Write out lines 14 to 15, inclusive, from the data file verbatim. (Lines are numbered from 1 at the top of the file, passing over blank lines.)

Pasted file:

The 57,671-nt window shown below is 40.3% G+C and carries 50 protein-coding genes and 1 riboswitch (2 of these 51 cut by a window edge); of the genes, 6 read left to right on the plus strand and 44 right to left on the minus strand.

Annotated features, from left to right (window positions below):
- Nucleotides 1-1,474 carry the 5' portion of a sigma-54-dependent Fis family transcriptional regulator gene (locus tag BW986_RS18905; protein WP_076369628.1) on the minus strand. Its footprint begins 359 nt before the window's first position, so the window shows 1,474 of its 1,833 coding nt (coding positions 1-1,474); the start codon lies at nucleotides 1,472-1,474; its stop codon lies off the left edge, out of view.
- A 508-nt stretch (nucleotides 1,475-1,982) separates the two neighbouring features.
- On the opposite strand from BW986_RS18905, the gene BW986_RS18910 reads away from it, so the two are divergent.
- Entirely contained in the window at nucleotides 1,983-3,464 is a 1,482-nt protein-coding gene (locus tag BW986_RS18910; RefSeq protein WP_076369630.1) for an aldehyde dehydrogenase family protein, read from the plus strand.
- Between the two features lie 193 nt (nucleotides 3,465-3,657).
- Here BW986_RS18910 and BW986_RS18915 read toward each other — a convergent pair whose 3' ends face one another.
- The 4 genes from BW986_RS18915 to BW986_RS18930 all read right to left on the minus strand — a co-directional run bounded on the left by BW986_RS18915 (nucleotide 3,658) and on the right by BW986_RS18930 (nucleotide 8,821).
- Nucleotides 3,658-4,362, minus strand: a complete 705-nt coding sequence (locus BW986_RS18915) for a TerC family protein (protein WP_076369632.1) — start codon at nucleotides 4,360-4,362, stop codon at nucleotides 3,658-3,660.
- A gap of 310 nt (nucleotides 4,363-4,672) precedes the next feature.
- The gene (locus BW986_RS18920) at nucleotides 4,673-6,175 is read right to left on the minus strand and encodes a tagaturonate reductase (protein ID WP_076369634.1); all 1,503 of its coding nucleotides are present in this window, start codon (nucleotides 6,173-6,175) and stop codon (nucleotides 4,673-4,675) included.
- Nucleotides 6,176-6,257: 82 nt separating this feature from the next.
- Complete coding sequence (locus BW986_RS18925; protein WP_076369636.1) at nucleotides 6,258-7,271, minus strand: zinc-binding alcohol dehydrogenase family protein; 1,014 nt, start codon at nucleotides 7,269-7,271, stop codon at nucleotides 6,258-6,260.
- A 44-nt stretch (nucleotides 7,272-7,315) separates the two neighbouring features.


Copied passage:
- Complete coding sequence (locus BW986_RS18925; protein WP_076369636.1) at nucleotides 6,258-7,271, minus strand: zinc-binding alcohol dehydrogenase family protein; 1,014 nt, start codon at nucleotides 7,269-7,271, stop codon at nucleotides 6,258-6,260.
- A 44-nt stretch (nucleotides 7,272-7,315) separates the two neighbouring features.